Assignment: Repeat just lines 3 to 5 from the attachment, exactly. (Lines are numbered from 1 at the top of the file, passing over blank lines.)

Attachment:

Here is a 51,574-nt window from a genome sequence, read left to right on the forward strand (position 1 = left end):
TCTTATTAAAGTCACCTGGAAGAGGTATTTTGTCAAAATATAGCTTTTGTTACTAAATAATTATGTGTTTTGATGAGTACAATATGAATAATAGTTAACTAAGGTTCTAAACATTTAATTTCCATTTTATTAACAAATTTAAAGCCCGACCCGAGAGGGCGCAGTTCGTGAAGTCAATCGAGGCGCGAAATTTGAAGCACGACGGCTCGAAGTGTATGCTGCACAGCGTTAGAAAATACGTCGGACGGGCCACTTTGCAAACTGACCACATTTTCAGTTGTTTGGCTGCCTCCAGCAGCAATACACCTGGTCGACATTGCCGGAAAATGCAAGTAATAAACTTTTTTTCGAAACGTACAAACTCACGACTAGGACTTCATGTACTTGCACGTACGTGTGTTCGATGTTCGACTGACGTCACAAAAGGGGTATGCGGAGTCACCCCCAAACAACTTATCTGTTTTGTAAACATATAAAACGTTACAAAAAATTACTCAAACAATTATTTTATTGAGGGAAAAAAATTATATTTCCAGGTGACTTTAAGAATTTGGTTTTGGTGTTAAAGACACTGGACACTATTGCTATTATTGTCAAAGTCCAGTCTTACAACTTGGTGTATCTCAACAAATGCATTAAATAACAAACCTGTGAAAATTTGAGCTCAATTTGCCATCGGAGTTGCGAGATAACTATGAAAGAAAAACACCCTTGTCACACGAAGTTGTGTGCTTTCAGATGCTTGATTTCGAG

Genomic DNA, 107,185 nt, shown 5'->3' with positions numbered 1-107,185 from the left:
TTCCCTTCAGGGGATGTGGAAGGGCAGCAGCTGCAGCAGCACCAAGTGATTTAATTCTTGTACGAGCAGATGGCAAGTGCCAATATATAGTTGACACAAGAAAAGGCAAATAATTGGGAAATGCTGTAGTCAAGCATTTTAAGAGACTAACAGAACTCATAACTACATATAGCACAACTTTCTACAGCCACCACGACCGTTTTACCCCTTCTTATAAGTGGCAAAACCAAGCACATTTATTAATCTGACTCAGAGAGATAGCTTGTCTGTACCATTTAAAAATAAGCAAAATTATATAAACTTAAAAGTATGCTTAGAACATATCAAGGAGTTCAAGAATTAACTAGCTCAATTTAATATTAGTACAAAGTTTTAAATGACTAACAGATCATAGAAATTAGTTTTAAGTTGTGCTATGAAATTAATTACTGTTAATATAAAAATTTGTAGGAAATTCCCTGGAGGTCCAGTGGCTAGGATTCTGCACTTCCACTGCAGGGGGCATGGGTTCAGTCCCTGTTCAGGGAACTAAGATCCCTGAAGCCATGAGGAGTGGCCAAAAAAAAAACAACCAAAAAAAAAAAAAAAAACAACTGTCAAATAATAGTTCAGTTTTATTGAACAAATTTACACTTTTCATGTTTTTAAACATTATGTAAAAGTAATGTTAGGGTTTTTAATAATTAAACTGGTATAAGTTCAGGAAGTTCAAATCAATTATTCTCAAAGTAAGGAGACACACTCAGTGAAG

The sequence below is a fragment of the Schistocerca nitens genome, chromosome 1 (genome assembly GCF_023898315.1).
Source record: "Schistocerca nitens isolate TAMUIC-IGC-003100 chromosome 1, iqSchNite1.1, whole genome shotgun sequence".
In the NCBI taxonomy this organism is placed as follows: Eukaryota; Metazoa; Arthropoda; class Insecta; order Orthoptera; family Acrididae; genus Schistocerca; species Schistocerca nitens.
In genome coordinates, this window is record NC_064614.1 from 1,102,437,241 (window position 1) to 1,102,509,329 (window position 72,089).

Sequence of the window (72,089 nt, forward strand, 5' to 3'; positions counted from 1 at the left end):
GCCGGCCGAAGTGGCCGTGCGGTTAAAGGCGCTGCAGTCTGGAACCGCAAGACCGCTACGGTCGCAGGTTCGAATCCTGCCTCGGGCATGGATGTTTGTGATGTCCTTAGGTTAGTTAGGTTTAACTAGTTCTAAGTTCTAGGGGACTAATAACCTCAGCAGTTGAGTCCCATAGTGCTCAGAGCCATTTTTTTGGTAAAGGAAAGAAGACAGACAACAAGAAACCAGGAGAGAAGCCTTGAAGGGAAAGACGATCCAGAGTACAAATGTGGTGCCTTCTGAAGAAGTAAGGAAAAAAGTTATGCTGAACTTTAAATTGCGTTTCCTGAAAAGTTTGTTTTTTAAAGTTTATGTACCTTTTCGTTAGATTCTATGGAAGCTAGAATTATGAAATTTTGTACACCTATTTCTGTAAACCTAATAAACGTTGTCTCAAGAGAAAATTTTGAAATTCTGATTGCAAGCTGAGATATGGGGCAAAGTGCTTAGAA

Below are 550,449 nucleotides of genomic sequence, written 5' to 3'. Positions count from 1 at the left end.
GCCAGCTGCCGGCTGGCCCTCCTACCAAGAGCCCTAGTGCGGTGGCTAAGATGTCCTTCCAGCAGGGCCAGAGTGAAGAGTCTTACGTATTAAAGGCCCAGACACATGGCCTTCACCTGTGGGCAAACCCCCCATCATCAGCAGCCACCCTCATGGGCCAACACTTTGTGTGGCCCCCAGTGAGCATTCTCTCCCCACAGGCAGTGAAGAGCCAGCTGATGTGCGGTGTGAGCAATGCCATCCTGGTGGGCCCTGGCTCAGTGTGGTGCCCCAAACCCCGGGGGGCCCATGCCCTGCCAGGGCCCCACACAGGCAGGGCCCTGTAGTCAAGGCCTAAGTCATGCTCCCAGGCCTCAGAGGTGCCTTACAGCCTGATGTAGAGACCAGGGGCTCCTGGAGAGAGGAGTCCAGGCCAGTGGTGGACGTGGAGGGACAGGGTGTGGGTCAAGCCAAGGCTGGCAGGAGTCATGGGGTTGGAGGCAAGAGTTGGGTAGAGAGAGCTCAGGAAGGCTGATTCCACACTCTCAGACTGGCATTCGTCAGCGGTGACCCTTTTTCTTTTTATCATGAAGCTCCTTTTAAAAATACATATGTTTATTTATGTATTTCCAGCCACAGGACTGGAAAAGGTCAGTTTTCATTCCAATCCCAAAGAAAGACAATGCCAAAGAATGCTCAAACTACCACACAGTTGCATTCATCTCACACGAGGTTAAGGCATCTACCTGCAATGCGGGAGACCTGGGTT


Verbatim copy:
Genomic DNA, 107,185 nt, shown 5'->3' with positions numbered 1-107,185 from the left:
TTCCCTTCAGGGGATGTGGAAGGGCAGCAGCTGCAGCAGCACCAAGTGATTTAATTCTTGTACGAGCAGATGGCAAGTGCCAATATATAGTTGACACAAGAAAAGGCAAATAATTGGGAAATGCTGTAGTCAAGCATTTTAAGAGACTAACAGAACTCATAACTACATATAGCACAACTTTCTACAGCCACCACGACCGTTTTACCCCTTCTTATAAGTGGCAAAACCAAGCACATTTATTAATCTGACTCAGAGAGATAGCTTGTCTGTACCATTTAAAAATAAGCAAAATTATATAAACTTAAAAGTATGCTTAGAACATATCAAGGAGTTCAAGAATTAACTAGCTCAATTTAATATTAGTACAAAGTTTTAAATGACTAACAGATCATAGAAATTAGTTTTAAGTTGTGCTATGAAATTAATTACTGTTAATATAAAAATTTGTAGGAAATTCCCTGGAGGTCCAGTGGCTAGGATTCTGCACTTCCACTGCAGGGGGCATGGGTTCAGTCCCTGTTCAGGGAACTAAGATCCCTGAAGCCATGAGGAGTGGCCAAAAAAAAAACAACCAAAAAAAAAAAAAAAAACAACTGTCAAATAATAGTTCAGTTTTATTGAACAAATTTACACTTTTCATGTTTTTAAACATTATGTAAAAGTAATGTTAGGGTTTTTAATAATTAAACTGGTATAAGTTCAGGAAGTTCAAATCAATTATTCTCAAAGTAAGGAGACACACTCAGTGAAG

The sequence below is a fragment of the Schistocerca nitens genome, chromosome 1 (genome assembly GCF_023898315.1).